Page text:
Metallic Pb nanospheres in ultra-high temperature metamorphosed zircon from southern India

Metallic Pb nanospheres in ultra-high temperature metamorphosed zircon from southern India A transmission electron microscope (TEM) study of Paleoproterozoic zircon that has experienced ultra-high temperature (UHT) metamorphism at ca. 570 Ma in the Kerala Khondalite Belt (KKB), southern India, documents the occurrence of metallic Pb nanospheres. These results permit comparison with a previous report from UHT zircon in Enderby Land, Antarctica, and allow further constraints to be placed on possible mechanisms for nanosphere formation. As in Enderby Land, the nanospheres in the KKB occur in non-metamict zircon, emphasising that radiogenic Pb redistribution can occur with only partial interconnectivity of radiation damaged zircon. In contrast, the nanospheres reported here are not closely associated with Si-rich glass inclusions, which is inconsistent with a silicate liquid-metal immiscibility model proposed in the earlier study. Formation of these Pb nanospheres effectively halts Pb-loss from zircon, even under extreme conditions, and can adversely affect geochronological interpretations due to decoupling of Pb from U. http://www.deepdyve.com/assets/images/DeepDyve-Logo-lg.png Mineralogy and Petrology Springer Journals

Metallic Pb nanospheres in ultra-high temperature metamorphosed zircon from southern India

Loading next page...
 
/lp/springer_journal/metallic-pb-nanospheres-in-ultra-high-temperature-metamorphosed-zircon-Jv0OuG9kuE
Publisher
Springer Vienna
Copyright
Copyright © 2017 by The Author(s)
Subject
Earth Sciences; Mineralogy; Inorganic Chemistry; Geochemistry
ISSN
0930-0708
eISSN
1438-1168
D.O.I.
10.1007/s00710-017-0523-1
Publisher site
See Article on Publisher Site

Abstract

A transmission electron microscope (TEM) study of Paleoproterozoic zircon that has experienced ultra-high temperature (UHT) metamorphism at ca. 570 Ma in the Kerala Khondalite Belt (KKB), southern India, documents the occurrence of metallic Pb nanospheres. These results permit comparison with a previous report from UHT zircon in Enderby Land, Antarctica, and allow further constraints to be placed on possible mechanisms for nanosphere formation. As in Enderby Land, the nanospheres in the KKB occur in non-metamict zircon, emphasising that radiogenic Pb redistribution can occur with only partial interconnectivity of radiation damaged zircon. In contrast, the nanospheres reported here are not closely associated with Si-rich glass inclusions, which is inconsistent with a silicate liquid-metal immiscibility model proposed in the earlier study. Formation of these Pb nanospheres effectively halts Pb-loss from zircon, even under extreme conditions, and can adversely affect geochronological interpretations due to decoupling of Pb from U.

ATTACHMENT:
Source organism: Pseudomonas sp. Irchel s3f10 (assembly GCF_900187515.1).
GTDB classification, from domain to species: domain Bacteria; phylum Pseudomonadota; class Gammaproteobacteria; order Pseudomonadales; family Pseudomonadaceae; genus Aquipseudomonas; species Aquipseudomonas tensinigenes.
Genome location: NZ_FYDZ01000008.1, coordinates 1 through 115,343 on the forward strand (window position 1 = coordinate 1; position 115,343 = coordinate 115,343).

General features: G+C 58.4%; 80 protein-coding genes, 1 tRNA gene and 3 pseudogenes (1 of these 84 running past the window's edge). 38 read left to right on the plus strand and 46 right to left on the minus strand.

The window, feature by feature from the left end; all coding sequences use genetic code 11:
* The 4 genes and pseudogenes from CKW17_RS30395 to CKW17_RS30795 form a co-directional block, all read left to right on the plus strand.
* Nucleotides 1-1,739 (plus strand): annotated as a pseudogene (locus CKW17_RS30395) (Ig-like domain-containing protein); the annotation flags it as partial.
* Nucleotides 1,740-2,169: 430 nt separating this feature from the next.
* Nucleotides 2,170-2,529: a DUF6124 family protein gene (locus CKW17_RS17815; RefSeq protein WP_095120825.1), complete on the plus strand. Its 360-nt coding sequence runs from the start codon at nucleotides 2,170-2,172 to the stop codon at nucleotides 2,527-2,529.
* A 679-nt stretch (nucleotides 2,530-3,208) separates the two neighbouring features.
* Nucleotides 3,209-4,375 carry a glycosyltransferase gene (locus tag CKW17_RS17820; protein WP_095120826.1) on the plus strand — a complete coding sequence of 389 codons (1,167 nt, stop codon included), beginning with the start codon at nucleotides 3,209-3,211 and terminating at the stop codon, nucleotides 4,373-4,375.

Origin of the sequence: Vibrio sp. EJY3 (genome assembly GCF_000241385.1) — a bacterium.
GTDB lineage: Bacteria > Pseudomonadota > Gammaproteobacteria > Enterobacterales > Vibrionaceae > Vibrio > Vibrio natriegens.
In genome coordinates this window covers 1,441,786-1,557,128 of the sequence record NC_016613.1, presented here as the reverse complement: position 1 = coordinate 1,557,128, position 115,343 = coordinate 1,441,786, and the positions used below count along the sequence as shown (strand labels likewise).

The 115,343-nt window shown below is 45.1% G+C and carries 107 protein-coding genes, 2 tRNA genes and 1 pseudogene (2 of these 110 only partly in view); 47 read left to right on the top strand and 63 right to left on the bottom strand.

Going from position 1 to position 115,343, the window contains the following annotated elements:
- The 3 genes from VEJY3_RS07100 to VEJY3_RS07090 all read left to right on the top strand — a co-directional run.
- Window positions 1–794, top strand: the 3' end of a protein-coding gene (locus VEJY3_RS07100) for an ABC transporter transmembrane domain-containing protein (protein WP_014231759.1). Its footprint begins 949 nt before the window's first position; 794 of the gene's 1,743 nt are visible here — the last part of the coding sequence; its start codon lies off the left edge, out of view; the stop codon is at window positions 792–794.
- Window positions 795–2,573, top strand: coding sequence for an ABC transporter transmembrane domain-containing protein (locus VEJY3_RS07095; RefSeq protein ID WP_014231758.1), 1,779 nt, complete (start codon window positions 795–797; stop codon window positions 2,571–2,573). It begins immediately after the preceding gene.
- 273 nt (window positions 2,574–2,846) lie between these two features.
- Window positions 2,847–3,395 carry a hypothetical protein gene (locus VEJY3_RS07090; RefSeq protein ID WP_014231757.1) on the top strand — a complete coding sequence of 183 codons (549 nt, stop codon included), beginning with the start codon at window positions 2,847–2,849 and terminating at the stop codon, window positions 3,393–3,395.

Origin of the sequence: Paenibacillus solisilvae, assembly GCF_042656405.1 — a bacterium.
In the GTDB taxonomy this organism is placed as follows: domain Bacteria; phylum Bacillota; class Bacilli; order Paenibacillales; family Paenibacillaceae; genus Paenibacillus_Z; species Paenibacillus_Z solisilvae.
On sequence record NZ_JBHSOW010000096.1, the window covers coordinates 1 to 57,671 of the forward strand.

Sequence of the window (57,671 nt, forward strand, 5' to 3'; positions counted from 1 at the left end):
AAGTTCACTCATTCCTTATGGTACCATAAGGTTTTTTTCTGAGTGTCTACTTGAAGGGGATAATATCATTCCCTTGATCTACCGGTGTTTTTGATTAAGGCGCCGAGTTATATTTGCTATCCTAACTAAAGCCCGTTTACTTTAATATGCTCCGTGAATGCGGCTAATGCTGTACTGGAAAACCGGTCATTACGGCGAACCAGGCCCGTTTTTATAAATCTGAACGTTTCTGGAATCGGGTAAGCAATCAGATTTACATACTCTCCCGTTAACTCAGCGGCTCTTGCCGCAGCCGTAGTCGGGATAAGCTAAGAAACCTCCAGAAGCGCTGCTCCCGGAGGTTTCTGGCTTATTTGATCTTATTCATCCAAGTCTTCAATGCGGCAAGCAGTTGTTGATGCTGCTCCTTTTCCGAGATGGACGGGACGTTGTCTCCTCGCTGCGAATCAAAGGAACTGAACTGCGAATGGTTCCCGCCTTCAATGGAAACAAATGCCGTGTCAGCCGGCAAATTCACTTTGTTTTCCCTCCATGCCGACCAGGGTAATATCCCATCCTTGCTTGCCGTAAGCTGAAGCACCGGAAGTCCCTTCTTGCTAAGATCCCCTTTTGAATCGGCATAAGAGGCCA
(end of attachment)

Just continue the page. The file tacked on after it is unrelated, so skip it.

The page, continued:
Journal

Mineralogy and PetrologySpringer Journals

Published: Jul 1, 2017

References

You’re reading a free preview. Subscribe to read the entire article.


DeepDyve is your
personal research library

It’s your single place to instantly
discover and read the research
that matters to you.

Enjoy affordable access to
over 18 million articles from more than
15,000 peer-reviewed journals.

All for just $49/month

Explore the DeepDyve Library

Search

Query the DeepDyve database, plus search all of PubMed and Google Scholar seamlessly

Organize

Save any article or search result from DeepDyve, PubMed, and Google Scholar... all in one place.

Access

Get unlimited, online access to over 18 million full-text articles from more than 15,000 scientific journals.

Your journals are on DeepDyve

Read from thousands of the leading scholarly journals from SpringerNature, Elsevier, Wiley-Blackwell, Oxford University Press and more.

All the latest content is available, no embargo periods.

See the journals in your area

DeepDyve

Freelancer

DeepDyve

Pro

Price

FREE

$49/month
$360/year

Save searches from
Google Scholar,
PubMed

Create lists to
organize your research

Export lists, citations

Read DeepDyve articles

Abstract access only

Unlimited access to over
18 million full-text articles

Print

20 pages / month

PDF Discount

20% off